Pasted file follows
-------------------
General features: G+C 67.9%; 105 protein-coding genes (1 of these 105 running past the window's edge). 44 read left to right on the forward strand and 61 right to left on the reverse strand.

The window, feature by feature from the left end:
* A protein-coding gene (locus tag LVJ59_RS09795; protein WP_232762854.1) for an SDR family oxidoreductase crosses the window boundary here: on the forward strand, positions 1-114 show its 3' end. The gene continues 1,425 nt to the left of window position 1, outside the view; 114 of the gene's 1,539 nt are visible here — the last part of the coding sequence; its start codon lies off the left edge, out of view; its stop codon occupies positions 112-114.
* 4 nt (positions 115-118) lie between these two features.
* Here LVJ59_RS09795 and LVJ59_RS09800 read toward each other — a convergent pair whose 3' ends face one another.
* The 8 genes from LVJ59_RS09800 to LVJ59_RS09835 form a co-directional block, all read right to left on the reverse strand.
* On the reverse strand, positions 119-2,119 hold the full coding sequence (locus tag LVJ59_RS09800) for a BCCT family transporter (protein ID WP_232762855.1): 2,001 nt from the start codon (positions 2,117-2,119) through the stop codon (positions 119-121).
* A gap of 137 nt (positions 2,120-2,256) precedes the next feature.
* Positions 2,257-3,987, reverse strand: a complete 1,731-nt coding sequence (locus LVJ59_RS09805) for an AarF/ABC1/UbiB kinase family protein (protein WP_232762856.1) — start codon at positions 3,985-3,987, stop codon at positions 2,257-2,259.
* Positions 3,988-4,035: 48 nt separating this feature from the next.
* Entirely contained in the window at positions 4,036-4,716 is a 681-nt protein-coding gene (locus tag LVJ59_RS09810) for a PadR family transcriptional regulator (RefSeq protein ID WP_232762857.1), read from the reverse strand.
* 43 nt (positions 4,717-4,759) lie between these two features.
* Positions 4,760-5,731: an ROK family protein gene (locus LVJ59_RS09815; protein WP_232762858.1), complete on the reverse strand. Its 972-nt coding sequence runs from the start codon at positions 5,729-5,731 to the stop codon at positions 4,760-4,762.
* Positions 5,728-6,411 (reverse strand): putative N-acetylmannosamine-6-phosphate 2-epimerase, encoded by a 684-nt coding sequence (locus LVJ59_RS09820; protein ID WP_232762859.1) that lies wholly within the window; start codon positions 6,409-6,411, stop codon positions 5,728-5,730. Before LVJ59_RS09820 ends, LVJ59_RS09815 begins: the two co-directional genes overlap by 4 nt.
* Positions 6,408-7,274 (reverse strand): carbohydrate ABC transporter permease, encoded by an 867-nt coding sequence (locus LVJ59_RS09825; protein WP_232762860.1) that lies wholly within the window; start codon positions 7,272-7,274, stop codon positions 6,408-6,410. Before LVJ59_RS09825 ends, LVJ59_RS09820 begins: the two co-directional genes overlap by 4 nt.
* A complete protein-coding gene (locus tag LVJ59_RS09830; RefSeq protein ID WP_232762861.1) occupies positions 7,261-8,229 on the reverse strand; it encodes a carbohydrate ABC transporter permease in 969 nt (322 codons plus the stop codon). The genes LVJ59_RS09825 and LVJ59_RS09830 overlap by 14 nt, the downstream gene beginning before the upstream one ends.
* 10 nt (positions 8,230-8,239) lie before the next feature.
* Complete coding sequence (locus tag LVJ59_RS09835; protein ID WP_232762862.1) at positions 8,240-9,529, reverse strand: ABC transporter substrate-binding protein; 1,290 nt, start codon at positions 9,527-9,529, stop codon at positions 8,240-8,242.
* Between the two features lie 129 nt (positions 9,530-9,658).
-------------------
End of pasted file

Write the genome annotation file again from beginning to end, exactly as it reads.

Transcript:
General features: G+C 67.9%; 105 protein-coding genes (1 of these 105 running past the window's edge). 44 read left to right on the forward strand and 61 right to left on the reverse strand.

The window, feature by feature from the left end:
* A protein-coding gene (locus tag LVJ59_RS09795; protein WP_232762854.1) for an SDR family oxidoreductase crosses the window boundary here: on the forward strand, positions 1-114 show its 3' end. The gene continues 1,425 nt to the left of window position 1, outside the view; 114 of the gene's 1,539 nt are visible here — the last part of the coding sequence; its start codon lies off the left edge, out of view; its stop codon occupies positions 112-114.
* 4 nt (positions 115-118) lie between these two features.
* Here LVJ59_RS09795 and LVJ59_RS09800 read toward each other — a convergent pair whose 3' ends face one another.
* The 8 genes from LVJ59_RS09800 to LVJ59_RS09835 form a co-directional block, all read right to left on the reverse strand.
* On the reverse strand, positions 119-2,119 hold the full coding sequence (locus tag LVJ59_RS09800) for a BCCT family transporter (protein ID WP_232762855.1): 2,001 nt from the start codon (positions 2,117-2,119) through the stop codon (positions 119-121).
* A gap of 137 nt (positions 2,120-2,256) precedes the next feature.
* Positions 2,257-3,987, reverse strand: a complete 1,731-nt coding sequence (locus LVJ59_RS09805) for an AarF/ABC1/UbiB kinase family protein (protein WP_232762856.1) — start codon at positions 3,985-3,987, stop codon at positions 2,257-2,259.
* Positions 3,988-4,035: 48 nt separating this feature from the next.
* Entirely contained in the window at positions 4,036-4,716 is a 681-nt protein-coding gene (locus tag LVJ59_RS09810) for a PadR family transcriptional regulator (RefSeq protein ID WP_232762857.1), read from the reverse strand.
* 43 nt (positions 4,717-4,759) lie between these two features.
* Positions 4,760-5,731: an ROK family protein gene (locus LVJ59_RS09815; protein WP_232762858.1), complete on the reverse strand. Its 972-nt coding sequence runs from the start codon at positions 5,729-5,731 to the stop codon at positions 4,760-4,762.
* Positions 5,728-6,411 (reverse strand): putative N-acetylmannosamine-6-phosphate 2-epimerase, encoded by a 684-nt coding sequence (locus LVJ59_RS09820; protein ID WP_232762859.1) that lies wholly within the window; start codon positions 6,409-6,411, stop codon positions 5,728-5,730. Before LVJ59_RS09820 ends, LVJ59_RS09815 begins: the two co-directional genes overlap by 4 nt.
* Positions 6,408-7,274 (reverse strand): carbohydrate ABC transporter permease, encoded by an 867-nt coding sequence (locus LVJ59_RS09825; protein WP_232762860.1) that lies wholly within the window; start codon positions 7,272-7,274, stop codon positions 6,408-6,410. Before LVJ59_RS09825 ends, LVJ59_RS09820 begins: the two co-directional genes overlap by 4 nt.
* A complete protein-coding gene (locus tag LVJ59_RS09830; RefSeq protein ID WP_232762861.1) occupies positions 7,261-8,229 on the reverse strand; it encodes a carbohydrate ABC transporter permease in 969 nt (322 codons plus the stop codon). The genes LVJ59_RS09825 and LVJ59_RS09830 overlap by 14 nt, the downstream gene beginning before the upstream one ends.
* 10 nt (positions 8,230-8,239) lie before the next feature.
* Complete coding sequence (locus tag LVJ59_RS09835; protein ID WP_232762862.1) at positions 8,240-9,529, reverse strand: ABC transporter substrate-binding protein; 1,290 nt, start codon at positions 9,527-9,529, stop codon at positions 8,240-8,242.
* Between the two features lie 129 nt (positions 9,530-9,658).